10 Whispers From Screen Actors Guild / Golden Globes Nominations

A few words around the awards season camp fire as the recent announcements of the Screen Actors Guild and the Golden Globes sent us all into something of a spin. Here are 10 of the things that stood out for me in the last 24 hours. We’ve been begging for an exciting Oscar race like this for years, right?

The Actress Categories Are Riddled With New Generation Talent
We knew this already.It is swaying back and forth, both in the indication of the awards so far and in our own minds, in the Best Actress race between Brie Larson (Room) and Saoirse Ronan (Brooklyn) as the two to beat. Nothing is certain though, with the likes of Carey Mulligan (Suffragette), Jennifer Lawrence (Joy), and Emily Blunt (Sicario) still in the conversation, some missed out in the last 2 days. Not to mention some sterling veterans in the shadows. And there is no real whiff of “she is owed” this year. Elsewhere, for the, what shall we call it, category confusion side of things Rooney Mara (Carol) and Alicia Vikander (The Danish Girl; Ex Machina) are certain nominees, while Rachel McAdams (Spotlight) is not to be ruled out. Neither is Kristen Stewart (Clouds of SIls Maria).
The Martian’s Comedic Awards Season Status
The Martian and Ridley Scott and Matt Damon were everywhere for the weeks leading up to the complete shut-out from the Screen Actors Guild. You could hear the murmurs of disappointment and glasses dropping to the floor with shock. An exceptional ensemble left out of the loop by some very surprising choices (I am not saying Beasts of No Nation, The Big Short, Straight Outta Compton, and Trumbo are unwarranted) choices. The Golden Globes did what many of The Martian followers hoped for, which was to nominate the Picture, the Director, and the Actor. Great news indeed, and just like that The Martian is back in the game. And the Oscar race could really do with a good, credible “comedy” in the fight to the finish line.
Alicia Vikander Is Competing With Herself
Alicia Vikander was a contender for Woman of the Year long before awards season even kicked off. Featuring in movies like Burnt and The Man from U.N.C.L.E for starters, Vikander was excellent in the World War I drama Testament of Youth too early in the year. Her awards talk was always with The Danish Girl, even when the “category fraud” nonsense surfaced, but I am not the only one who prayed her role in Ex Machina (and the actual movie itself) would be memorable enough to make a run for it. Pleasantly so, Vikander has received recent plaudits and awards attention for both roles, so much so the whole cancelling herself out has not really applied – with 3 nominations in total from SAG and HFPA. However, this may mean she now has to compete with herself, with both films seemingly vying for Supporting Actress. Challenge accepted.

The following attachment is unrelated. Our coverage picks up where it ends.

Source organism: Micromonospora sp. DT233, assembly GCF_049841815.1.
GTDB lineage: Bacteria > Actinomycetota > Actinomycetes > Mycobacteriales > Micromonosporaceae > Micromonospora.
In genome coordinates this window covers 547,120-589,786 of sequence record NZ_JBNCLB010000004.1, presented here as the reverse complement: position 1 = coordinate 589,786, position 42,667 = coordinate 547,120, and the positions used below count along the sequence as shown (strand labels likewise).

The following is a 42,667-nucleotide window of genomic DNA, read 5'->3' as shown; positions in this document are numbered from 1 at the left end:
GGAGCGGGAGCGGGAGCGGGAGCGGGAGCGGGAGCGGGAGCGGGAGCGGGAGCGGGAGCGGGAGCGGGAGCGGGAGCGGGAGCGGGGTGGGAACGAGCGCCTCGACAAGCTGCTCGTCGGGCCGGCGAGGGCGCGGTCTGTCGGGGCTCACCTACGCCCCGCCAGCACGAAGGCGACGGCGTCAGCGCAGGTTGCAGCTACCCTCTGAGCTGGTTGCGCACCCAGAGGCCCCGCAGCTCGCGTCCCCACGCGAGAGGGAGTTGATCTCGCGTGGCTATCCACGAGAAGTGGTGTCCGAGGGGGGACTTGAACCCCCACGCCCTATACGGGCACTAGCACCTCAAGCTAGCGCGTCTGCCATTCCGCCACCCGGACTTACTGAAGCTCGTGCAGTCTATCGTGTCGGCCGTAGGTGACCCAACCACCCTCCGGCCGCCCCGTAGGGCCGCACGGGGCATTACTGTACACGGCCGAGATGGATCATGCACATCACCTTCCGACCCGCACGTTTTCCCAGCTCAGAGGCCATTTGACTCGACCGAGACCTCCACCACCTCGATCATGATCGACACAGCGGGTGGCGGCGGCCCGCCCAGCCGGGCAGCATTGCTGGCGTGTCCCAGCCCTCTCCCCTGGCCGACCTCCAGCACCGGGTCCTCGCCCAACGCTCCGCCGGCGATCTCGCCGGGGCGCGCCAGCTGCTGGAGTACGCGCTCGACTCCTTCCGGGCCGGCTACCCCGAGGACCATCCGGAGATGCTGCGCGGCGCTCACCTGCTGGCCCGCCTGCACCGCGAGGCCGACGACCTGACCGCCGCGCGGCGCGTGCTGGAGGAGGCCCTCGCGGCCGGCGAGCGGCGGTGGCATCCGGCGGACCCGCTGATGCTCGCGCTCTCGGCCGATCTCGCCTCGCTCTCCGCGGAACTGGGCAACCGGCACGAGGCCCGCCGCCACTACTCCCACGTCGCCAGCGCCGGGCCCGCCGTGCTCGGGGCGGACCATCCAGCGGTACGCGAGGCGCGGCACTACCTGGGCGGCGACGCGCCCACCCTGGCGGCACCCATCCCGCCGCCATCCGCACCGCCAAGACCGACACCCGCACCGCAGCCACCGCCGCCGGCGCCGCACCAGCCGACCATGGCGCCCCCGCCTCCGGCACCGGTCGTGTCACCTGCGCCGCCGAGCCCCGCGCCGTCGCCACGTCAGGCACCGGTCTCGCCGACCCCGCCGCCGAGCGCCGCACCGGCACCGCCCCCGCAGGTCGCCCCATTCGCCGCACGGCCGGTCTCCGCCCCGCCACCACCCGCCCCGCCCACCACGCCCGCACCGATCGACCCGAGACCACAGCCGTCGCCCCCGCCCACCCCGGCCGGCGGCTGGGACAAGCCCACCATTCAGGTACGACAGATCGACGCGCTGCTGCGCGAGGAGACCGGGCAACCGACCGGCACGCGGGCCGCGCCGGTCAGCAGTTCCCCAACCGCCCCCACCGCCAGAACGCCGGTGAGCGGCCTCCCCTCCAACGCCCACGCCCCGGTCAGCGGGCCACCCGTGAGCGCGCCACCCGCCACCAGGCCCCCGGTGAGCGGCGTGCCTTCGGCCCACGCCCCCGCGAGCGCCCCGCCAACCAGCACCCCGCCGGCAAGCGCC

Best Song Invites More Diversity Again In Film Choices
I won’t name or shame, or attempt to project some film-snobbery opinions, but the likes of Fifty Shades of Grey and Furious 7 are very rarely going to be mentioned in awards season discussion, let alone be in the running for (major) awards. The Song category is not taken as seriously as many of the other shortlists, but it does boast some alternate titles when it is not all over the animation genre. This is also one of the most refreshing categories regarding its film showing – remember “It’s Hard Out Here For a Pimp”? However, I have to say I will be making more coffee while Sam Smith whines his way through the spoiled “Writings on the Wall” song (Spectre) when / if he performs it at the Oscars.
Mark Rylance Seems Like The Only Supporting Actor Lock
There’s never much debate that the supporting categories are possibly the most competitive and surprising, year in, year out. This year as the packs are reshuffled with every announcement, the name Mark Rylance (Bridge of Spies) seems to be the one sitting prettiest – reading and discussing around the various film sites he seems to be the strongest flavor. There is heavy, if inconsistent, competition though with Paul Dano (Love & Mercy), Idris Elba (Beasts of No Nation), and late-comer Michael Shannon (99 Homes). Add to that alternative recent nominees like Sylvester Stallone (Creed), Christian Bale (The Big Short), and Jacob Tremblay (Room), not to mention Michael Keaton and Mark Ruffalo (Spotlight), this is going to continue to sway with the wind.
Leonardo DiCaprio Is Getting A Standing Ovation